As Emily said, it would have been great to get UMAMI, the "fifth taste," but trying to incorporate that into a phrase is just about impossible. It might have been neat to have it tucked in somewhere, perhaps as the last across answer? As a revealer? Or in the middle of the center column? Not sure.

Some rough patches here and there, but a fun puzzle with a couple of great theme entries, along with bonus fill that exceeded my expectations.

1
A
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C
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P
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F
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F
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© 2016, The New York TimesNo. 0822 ( 24,394 )
Across Down
1. ___ above (better than) : ACUT
5. Run one's mouth : POPOFF
11. Bit of acne, informally : ZIT
14. Unhurried run : LOPE
15. Protective tooth layer : ENAMEL
16. Blunder : ERR
17. Archfoe : BITTERENEMY
19. Bikini top : BRA
20. Previous to, in poetry : AFORE
21. Say "Please, please, please," say : BEG
22. Rep on the street : CRED
23. Profanity : SALTYLANGUAGE
27. Official sometimes said to be blind : UMP
29. "___-hoo!" ("Hello!") : YOO
30. Nostradamus, for one : SEER
31. "The Witches" director Nicolas : ROEG
33. NBC weekend show since '75 : SNL
35. Completely wrong : ALLWET
39. Golden parachutes, e.g. : SWEETHEARTDEALS
42. Peace Nobelist Sakharov : ANDREI
43. Title like "The Santa Clause" or "Knight and Day" : PUN
44. Faucet problem : DRIP
45. Prefix with dexterity : AMBI
47. Galahad or Lancelot : SIR
49. Pas' partners : MAS
50. Popular movie theater candy : SOURPATCHKIDS
55. Kite flier's need : WIND
56. Plant, as seeds : SOW
57. Like the stage after larval : PUPAL
60. QB Manning : ELI
61. Influential sorts ... or a hint to the starts of 17-, 23-, 39- and 50-Across : TASTEMAKERS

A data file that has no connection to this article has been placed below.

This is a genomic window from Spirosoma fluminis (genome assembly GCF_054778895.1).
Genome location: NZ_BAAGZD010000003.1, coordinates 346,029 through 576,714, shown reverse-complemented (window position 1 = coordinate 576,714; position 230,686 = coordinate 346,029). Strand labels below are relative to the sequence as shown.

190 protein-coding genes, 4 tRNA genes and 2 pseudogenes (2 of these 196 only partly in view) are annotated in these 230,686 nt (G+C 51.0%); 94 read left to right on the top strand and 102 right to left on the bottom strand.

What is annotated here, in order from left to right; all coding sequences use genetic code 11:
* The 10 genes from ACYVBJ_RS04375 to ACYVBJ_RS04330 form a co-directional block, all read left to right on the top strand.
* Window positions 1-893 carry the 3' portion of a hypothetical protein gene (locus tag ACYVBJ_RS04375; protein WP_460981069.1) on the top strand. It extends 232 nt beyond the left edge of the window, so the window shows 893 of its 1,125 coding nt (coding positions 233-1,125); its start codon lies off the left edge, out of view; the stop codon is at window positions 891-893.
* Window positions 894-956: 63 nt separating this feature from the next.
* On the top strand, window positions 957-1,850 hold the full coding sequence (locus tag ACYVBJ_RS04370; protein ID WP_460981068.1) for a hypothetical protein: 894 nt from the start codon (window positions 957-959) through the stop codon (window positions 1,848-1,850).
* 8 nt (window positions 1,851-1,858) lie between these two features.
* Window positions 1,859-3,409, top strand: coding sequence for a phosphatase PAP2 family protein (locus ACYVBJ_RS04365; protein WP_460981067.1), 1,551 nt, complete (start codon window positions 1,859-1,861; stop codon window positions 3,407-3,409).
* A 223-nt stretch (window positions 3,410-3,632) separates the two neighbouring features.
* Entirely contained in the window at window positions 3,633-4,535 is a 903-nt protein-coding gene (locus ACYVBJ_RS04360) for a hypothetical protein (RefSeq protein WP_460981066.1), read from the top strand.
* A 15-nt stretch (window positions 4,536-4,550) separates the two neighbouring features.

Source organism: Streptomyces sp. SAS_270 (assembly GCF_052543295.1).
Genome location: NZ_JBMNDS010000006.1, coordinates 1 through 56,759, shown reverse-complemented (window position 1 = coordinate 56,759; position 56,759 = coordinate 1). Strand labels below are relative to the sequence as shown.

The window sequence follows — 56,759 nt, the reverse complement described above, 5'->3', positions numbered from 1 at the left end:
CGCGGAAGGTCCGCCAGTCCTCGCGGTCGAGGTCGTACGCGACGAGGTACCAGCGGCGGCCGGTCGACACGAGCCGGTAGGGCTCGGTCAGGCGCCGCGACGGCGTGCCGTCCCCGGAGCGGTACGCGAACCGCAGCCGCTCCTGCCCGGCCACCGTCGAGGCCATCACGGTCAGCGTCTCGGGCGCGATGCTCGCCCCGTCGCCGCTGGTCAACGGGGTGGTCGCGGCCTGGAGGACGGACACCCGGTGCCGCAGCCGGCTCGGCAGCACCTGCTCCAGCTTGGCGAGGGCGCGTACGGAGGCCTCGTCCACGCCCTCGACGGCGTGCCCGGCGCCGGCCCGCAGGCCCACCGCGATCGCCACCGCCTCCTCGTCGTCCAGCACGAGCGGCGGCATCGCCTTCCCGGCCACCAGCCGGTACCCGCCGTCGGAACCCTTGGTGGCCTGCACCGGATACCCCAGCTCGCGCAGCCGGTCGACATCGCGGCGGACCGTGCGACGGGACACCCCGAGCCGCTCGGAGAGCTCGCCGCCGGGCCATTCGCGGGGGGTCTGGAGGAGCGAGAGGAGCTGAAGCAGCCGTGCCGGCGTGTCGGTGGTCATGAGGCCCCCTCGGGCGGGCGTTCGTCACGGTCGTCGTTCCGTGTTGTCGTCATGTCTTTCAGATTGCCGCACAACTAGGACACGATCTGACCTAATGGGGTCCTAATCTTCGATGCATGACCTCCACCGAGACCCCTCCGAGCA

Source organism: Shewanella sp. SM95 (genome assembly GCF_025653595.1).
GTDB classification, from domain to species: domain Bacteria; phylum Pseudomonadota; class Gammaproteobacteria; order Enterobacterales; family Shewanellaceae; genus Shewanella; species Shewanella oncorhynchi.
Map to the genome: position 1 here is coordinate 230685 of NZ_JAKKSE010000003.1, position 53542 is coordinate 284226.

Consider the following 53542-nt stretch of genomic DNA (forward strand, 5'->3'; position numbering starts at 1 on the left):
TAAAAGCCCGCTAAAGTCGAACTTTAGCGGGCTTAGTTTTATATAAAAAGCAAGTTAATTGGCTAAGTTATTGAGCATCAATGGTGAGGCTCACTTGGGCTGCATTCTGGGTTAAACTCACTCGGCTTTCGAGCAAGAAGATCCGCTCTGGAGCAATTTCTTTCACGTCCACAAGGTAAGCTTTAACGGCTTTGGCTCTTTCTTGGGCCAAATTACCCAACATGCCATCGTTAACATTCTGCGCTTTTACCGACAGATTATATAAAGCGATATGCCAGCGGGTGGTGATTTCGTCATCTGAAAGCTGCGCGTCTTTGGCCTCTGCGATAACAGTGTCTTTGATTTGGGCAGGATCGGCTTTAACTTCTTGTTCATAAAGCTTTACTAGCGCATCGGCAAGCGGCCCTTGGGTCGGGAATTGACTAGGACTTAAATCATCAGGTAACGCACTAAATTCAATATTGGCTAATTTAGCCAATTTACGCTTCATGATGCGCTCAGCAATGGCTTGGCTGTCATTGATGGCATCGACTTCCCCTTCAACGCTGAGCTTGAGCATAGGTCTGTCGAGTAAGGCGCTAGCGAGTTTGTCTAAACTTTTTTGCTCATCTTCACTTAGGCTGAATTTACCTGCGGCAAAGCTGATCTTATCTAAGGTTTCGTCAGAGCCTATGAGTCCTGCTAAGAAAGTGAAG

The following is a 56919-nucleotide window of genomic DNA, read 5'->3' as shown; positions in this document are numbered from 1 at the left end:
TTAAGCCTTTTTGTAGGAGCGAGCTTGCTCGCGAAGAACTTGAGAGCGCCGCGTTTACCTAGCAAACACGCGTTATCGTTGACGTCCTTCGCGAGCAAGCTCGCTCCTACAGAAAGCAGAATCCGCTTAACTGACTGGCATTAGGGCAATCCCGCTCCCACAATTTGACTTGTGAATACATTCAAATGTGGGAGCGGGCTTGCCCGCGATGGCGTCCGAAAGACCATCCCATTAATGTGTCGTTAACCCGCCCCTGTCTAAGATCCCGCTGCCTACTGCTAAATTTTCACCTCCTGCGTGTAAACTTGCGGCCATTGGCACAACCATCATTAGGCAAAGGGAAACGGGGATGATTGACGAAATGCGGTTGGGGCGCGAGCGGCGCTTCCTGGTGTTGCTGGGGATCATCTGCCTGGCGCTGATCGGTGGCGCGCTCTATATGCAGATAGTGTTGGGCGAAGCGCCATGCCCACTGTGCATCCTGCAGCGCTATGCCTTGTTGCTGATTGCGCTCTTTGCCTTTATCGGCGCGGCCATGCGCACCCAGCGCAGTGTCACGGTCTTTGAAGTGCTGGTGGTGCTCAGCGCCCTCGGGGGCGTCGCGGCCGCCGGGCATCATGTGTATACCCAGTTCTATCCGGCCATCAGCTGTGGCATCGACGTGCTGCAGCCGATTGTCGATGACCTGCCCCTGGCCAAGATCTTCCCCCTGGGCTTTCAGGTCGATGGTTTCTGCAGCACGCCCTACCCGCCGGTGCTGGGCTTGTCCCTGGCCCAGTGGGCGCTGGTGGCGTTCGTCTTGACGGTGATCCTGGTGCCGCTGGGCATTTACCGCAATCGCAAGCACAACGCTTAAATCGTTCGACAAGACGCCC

64. Teacher's ___ : PET
65. Sudden runs : SPATES
66. "___ Enchanted" (2004 rom-com) : ELLA
67. Attempt : TRY
68. Classic cameras : KODAKS
69. Where to drop a coin : SLOT
1. Jessica of "Dark Angel" : ALBA
2. Hairdo : COIF
3. Fully informed, informally : UPTOSPEED
4. Four: Prefix : TETRA
5. The "p" of m.p.h. : PER
6. In single file : ONEBYONE
7. Group of experts : PANEL
8. Last Greek letters : OMEGAS
9. Opposite of masc. : FEM
10. Travel like Superman : FLY
11. Alphabetically last animal in a zoo, usually : ZEBRA
12. Clearance rack abbr. : IRREG
13. Swap : TRADE
18. Slippery : EELY
22. Like pigs' tails and permed hair : CURLED
24. Samsung competitor : TOSHIBA
25. Fastidious sort : NEATNIK
26. Neuter, as a stud : GELD
27. ___ Major : URSA
28. Like a well-kept lawn : MOWN
32. Depardieu of film : GERARD
34. Pool unit : LAP
36. Period of higher-than-average temperatures : WARMSPELL
37. Charles Lamb's "Essays of ___" : ELIA
38. Kitchen amts. : TSPS
40. Office sub : TEMP
41. Important time at a fraternity or sorority : RUSHWEEK
46. "How tragic" : ITSSAD
48. Kelly of morning TV : RIPA
50. Won the World Series in four games, say : SWEPT
51. Edmonton hockey player : OILER
52. Togetherness : UNITY
53. Terra ___ : COTTA
54. "Put up your ___!" : DUKES
58. Guthrie who performed at Woodstock : ARLO
59. Future atty.'s hurdle : LSAT
61. "Naughty!" : TSK
62. Abbr. in a military address : APO
63. Things eds. edit : MSS

Answer summary: 7 unique to this puzzle.